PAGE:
I’m in Israel with a small group of rabbis from across the US.
We’ve met with a high-ranking Palestinian leader in Ramallah, settlers in the West Bank, a kibbutznik who lives one mile from Gaza, authors, journalists, members of the Israeli parliament, a Palestinian peace activist, an Israeli Arab, and more.
What have I learned? While I could recite many facts and perspectives, the short answer is this: It’s complicated. Very, very complicated. Different personal narratives that lead to different conclusions. Competing societal narratives, each claiming to be “the truth.” Everyone thinks they have an answer, and everyone thinks there is no good answer.
One state solution. Two state solution. Three state solution. Annex all of the West Bank. Annex some of the West Bank. Annex none of the West Bank. Kick the Jews out. Kick the Arabs out. Let the Arabs stay but kick out the Palestinians.
The only thing everyone seems to agree on is that the current situation is untenable. “One answer that doesn’t work but seems to be on the table? Let’s leave things alone and see if the next generation can work it out,” said one expert.
I sat next to the senior PLO leader and he was filled with despair. He used the word hope, but he was clearly not hopeful.
So what gave me hope? It was the trans IDF officer with whom I met this morning. He grew up on a tiny kibbutz where everyone knew everyone else, but as he got older and moved into larger Israeli society he realized that it is a highly diverse society.
He served in the IDF as an openly trans man for some six years and now works for tolerance and openness, and helps both trans soldiers and the IDF itself.
The LGBTQ center that he runs provides a safe space for Jews and Palestinians and Arabs, orthodox and secular, young and old.
Someone asked him if Israel is a progressive society. His reply: “It’s not that Israel is progressive — it is that Israel is progressing,” he said.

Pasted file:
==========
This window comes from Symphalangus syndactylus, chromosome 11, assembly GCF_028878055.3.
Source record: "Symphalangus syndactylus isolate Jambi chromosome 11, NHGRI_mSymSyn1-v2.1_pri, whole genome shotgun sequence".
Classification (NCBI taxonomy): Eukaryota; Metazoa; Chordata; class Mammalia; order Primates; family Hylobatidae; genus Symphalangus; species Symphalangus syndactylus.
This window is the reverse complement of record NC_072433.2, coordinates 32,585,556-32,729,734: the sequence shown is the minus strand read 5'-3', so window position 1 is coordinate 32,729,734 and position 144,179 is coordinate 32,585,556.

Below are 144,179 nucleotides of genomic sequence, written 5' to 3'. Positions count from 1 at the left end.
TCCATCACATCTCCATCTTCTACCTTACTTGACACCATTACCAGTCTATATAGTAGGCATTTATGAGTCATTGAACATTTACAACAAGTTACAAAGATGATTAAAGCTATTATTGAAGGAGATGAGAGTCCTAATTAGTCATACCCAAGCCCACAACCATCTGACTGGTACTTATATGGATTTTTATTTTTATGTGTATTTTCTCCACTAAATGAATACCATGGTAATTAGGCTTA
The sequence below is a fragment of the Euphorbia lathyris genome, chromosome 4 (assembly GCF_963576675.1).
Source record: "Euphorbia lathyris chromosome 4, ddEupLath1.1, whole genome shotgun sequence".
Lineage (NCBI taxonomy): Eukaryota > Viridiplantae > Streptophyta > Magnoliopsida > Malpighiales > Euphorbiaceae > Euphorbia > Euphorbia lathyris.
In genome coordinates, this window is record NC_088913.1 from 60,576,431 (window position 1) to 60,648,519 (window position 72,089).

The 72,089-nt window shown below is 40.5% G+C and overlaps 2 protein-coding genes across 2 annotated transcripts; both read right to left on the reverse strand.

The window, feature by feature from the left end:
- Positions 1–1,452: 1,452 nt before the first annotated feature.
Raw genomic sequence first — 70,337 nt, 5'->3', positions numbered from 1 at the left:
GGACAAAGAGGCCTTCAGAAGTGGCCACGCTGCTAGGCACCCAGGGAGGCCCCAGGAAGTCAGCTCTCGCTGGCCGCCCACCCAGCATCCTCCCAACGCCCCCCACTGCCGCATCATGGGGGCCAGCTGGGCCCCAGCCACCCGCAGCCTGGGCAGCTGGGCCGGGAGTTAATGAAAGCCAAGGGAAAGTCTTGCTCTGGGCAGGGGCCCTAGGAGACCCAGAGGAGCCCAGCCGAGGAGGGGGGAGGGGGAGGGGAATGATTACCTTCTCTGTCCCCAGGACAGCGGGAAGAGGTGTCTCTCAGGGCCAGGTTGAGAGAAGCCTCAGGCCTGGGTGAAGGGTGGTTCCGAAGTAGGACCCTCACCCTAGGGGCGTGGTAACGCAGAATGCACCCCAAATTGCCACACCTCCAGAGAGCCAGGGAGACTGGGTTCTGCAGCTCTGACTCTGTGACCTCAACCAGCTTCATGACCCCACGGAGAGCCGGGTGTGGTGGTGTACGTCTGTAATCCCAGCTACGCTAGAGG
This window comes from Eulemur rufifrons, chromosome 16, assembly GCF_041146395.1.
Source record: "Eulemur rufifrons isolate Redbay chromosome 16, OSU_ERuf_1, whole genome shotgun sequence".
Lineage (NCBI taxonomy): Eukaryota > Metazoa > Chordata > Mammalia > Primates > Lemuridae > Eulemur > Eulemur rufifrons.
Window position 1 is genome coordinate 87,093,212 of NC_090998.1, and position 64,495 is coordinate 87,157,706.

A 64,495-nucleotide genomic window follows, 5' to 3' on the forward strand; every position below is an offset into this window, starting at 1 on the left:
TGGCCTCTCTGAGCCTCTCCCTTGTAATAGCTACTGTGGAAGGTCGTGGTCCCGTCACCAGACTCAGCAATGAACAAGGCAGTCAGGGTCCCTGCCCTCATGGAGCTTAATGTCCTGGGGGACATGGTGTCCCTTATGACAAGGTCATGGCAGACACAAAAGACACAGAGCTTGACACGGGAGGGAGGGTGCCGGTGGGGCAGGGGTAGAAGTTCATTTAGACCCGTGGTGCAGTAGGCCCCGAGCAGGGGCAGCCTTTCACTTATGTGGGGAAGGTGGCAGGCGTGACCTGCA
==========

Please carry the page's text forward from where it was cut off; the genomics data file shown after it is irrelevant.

It would be nice to think that the rest of Israeli society could learn from him. But the truth is that his constituency has a shared reality that transcends religion and nationality, and a shared security issue that is quite different from everyone else’s. And they have little interest in the land issues that are so consuming to the rest of society.
One answer we heard that does speak to me: To forget about the political issues and concentrate on other areas. As one Arab professor said, “Success lies in moving toward economic integration and expanding the islands of success that exist.” I’m proud to say, as someone who worked for the American Technion Society for nearly nine years, that he cites the Technion as an example of this.
This thought was echoed by an Orthodox settler with whom we met, who has created a West Bank Chamber of Commerce that actively engages with both Palestinian and Jewish businesses.
I have no answers. All I know is that I hope they are making an effort to talk to each other, rather than one after another addressing groups like mine, and then each going their own way afterwards.
More to come on complexity… for now, Shabbat shalom from Jerusalem!